by David Romanik
Back in June, I had the great joy of taking my three daughters to Vacation Bible School at Heavenly Rest. It was a joyous and delightful event, filled with wonderful art projects, diverting games, and edifying reflections on Jesus as the light of the world. For me, however, the most memorable part of the experience was that on the first night, my middle daughter and the granddaughter of a parishioner walked up to each other, embraced, and proceeded to spend the rest of the evening together. On the way home, Lizzie announced, “I love my friend!” Curious, I asked, “Had you met your friend before tonight?” “Nope!” she replied.
Needless to say, I was delighted that Lizzie had made a new friend, especially since they ended up spending much of the rest of the week together. At the same time, I found myself experiencing a pang of jealousy when I thought about how much more difficult it feels to make friends as an adult. Kids walk up to each other and decide that they are going to be friends. Adults, on the other hand, tend to go through a much longer process of evaluation: Does this person even like me? Am I being presumptuous by imposing friendship? What happens if I discover there is something I don’t like about this person? Do I even have time for friendship right now? I suspect that just about everyone is plagued by these doubts. I am a hopeless extrovert, and I still feel incredibly anxious when I invite a potential friend to have coffee. Making friends requires us to make ourselves vulnerable, to risk rejection, and to use our limited free time for an uncertain outcome. It can feel easier to simply avoid making friends altogether.
And yet, my suspicion is that one of the things we suffer from most in this society is a lack of friendship. Americans are lonelier than ever. In 1985, according to one study, 10 percent of Americans indicated that they have “zero confidants,” people with whom they feel comfortable talking about matters that are important to them. In 2004, that number had jumped to 25 percent. One can only imagine the extent to which the pandemic has increased that proportion. Anecdotally, the people I know who struggle the most are those who report not having friends: people they can really talk to, people to whom they do not have to say “I’m fine” when asked how they are doing. Even those of us who feel less isolated tend to have what one might call “circumstantial friendships”: gym buddies, work acquaintances, school associates, and so on. The challenge with relationships like these is that they are contingent on what we are able to do or how we earn a living. By contrast, I suspect that most of us long for friendships that are rooted in unconditional love.
The theme of friendship is central to the New Testament, particularly in the gospel according to John. In the fifteenth chapter of John’s gospel, Jesus is in the midst of preparing his disciples for his death when he tells them, “I have called you friends”. There are some commentators who speculate that John is creating a contrast with the writings of Paul, who prefers to observe that we are servants of Christ. Whatever his motivation, however, John insists on using the word “friendship” to describe the relationship between Jesus and his followers. Moreover, he observes that those who are friends with Jesus ought to love one another. True devotion to God, in other words, requires friendship with others.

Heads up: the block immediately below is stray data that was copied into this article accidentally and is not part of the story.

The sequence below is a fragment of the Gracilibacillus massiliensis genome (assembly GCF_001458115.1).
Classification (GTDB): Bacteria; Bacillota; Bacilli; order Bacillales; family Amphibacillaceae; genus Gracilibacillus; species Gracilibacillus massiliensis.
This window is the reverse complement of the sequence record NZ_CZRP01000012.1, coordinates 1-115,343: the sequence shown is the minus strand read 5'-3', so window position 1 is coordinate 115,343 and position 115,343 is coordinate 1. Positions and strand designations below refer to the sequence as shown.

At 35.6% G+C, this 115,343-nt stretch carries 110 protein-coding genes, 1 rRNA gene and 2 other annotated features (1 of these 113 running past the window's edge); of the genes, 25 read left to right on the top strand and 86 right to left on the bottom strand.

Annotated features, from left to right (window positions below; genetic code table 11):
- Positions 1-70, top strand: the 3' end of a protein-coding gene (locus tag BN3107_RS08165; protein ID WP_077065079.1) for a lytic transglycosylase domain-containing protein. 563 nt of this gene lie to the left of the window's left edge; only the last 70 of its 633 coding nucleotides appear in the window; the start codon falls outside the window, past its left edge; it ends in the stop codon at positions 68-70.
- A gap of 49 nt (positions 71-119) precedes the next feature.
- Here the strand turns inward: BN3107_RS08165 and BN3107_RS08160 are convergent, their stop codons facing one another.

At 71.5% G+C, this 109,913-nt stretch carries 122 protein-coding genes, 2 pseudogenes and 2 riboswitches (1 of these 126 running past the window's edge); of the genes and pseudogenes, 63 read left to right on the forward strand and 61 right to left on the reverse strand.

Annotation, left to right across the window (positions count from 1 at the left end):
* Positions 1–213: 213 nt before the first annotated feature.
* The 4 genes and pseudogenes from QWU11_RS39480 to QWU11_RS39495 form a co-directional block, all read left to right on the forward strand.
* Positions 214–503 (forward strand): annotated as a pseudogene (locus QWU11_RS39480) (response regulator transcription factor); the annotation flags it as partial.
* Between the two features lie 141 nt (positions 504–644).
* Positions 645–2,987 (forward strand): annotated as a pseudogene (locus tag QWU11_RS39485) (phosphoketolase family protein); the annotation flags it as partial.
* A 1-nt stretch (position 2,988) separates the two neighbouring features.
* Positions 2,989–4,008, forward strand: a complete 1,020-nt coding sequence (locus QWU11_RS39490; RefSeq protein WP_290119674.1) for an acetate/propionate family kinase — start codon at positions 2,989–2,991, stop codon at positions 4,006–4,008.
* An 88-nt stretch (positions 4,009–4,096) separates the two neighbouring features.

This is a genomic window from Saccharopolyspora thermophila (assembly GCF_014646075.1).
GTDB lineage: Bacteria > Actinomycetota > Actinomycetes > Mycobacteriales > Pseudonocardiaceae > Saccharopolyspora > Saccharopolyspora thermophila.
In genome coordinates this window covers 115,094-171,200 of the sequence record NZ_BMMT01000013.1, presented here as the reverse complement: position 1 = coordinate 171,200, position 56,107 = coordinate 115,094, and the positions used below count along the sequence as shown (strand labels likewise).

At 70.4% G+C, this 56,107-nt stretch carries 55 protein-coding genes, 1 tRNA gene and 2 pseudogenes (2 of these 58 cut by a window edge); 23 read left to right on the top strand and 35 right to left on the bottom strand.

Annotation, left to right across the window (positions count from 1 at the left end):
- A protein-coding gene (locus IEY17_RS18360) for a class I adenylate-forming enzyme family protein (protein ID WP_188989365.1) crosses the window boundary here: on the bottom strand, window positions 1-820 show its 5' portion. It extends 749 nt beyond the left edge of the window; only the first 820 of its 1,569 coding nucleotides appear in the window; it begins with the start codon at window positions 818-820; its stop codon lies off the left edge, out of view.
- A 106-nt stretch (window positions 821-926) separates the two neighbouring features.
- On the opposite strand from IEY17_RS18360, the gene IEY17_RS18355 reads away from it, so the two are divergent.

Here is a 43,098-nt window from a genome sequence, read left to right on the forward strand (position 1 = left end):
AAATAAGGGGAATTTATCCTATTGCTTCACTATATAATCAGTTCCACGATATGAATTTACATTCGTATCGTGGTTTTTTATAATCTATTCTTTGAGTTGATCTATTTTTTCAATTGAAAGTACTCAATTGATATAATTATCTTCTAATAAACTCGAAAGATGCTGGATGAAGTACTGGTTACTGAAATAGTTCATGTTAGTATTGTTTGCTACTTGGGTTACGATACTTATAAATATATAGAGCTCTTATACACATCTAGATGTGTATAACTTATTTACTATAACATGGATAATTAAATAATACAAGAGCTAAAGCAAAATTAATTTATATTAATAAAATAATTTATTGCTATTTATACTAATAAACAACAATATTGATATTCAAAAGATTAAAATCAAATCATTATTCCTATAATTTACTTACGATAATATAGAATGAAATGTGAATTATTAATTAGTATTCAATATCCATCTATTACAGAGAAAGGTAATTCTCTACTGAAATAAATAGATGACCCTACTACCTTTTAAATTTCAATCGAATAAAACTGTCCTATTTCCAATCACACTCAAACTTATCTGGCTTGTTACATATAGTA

Last year, our theme for Rally Night and the subsequent program year was “Coming Home”. We acknowledged that it had been a long time since we had all gathered together at Heavenly Rest, and we wanted to encourage people to reconnect with the life of this parish community. Many, if not most of us, reengaged at some level: some of us jumped in with both feet, while others of us dipped our toes into the water. We offered programs we hadn’t offered in a long time, including Sunday school, Wednesday night suppers, and special events like St. Francis at the Zoo, Trunk or Treat, and Twelfth Night. We’ve noticed, however, that one element of our common life that hasn’t yet returned is the casual, unstructured “hang out” time. There was a time when one could walk the halls of the parish house and find people in various rooms, visiting and getting to know one another. This is a loss. These social interactions created space for friendships to form, connections to be made, and love to flourish.
For this reason, Heavenly Rest is going to focus on friendship for the coming program year. (Our theme for Rally Night this year is Our Common Life: “I have called you Friends”). Throughout the year, we will be intentional about encouraging parishioners to make and nurture friendships, and we will do our best to create spaces in which this can happen. This work is not a matter of passing interest; it is of ultimate importance. The work of nurturing friendships is a way of stemming the tide of loneliness, not just in this parish community, but in the wider world.
As we enter a new program year, my prayer is that we will embrace the important work of nurturing friendships, both here at Heavenly Rest and elsewhere in our lives. More importantly, I pray we will remember that the one who called us friends has called us to be friends with one another.